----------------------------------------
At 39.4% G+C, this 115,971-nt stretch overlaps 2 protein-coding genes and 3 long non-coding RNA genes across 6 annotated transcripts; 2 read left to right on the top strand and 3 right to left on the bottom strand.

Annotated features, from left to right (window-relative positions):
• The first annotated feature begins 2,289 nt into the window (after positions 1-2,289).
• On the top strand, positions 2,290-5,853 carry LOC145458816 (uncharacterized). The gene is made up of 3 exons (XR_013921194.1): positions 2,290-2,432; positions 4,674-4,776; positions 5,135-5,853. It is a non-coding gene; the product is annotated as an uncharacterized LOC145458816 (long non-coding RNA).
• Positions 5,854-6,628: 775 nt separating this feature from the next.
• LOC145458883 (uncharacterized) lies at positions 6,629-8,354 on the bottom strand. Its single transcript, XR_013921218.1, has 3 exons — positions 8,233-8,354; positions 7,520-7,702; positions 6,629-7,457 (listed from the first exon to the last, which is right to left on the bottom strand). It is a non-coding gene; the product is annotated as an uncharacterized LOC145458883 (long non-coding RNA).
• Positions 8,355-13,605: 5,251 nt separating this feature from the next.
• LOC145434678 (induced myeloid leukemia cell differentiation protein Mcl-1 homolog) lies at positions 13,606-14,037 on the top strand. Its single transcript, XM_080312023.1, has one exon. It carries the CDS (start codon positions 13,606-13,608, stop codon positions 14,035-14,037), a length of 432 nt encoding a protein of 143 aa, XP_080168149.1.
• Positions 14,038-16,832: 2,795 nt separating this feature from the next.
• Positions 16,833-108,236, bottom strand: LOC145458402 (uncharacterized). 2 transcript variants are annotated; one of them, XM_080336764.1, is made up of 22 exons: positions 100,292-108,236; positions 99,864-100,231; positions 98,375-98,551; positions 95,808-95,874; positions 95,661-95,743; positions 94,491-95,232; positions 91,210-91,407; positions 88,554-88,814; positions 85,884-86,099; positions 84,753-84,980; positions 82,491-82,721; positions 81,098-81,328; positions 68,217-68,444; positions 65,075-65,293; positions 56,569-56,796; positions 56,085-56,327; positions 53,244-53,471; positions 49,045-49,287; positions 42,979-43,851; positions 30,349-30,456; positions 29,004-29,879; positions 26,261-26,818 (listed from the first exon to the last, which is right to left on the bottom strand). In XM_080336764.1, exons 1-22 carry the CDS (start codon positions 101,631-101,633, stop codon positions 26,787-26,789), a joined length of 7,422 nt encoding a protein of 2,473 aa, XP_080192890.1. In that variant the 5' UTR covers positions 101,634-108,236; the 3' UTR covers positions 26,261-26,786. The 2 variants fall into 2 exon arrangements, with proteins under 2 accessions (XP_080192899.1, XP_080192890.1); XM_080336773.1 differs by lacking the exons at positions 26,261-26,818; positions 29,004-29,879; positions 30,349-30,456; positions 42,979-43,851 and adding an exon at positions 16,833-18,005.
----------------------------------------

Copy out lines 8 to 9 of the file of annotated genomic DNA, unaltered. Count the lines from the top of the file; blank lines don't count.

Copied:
• LOC145434678 (induced myeloid leukemia cell differentiation protein Mcl-1 homolog) lies at positions 13,606-14,037 on the top strand. Its single transcript, XM_080312023.1, has one exon. It carries the CDS (start codon positions 13,606-13,608, stop codon positions 14,035-14,037), a length of 432 nt encoding a protein of 143 aa, XP_080168149.1.
• Positions 14,038-16,832: 2,795 nt separating this feature from the next.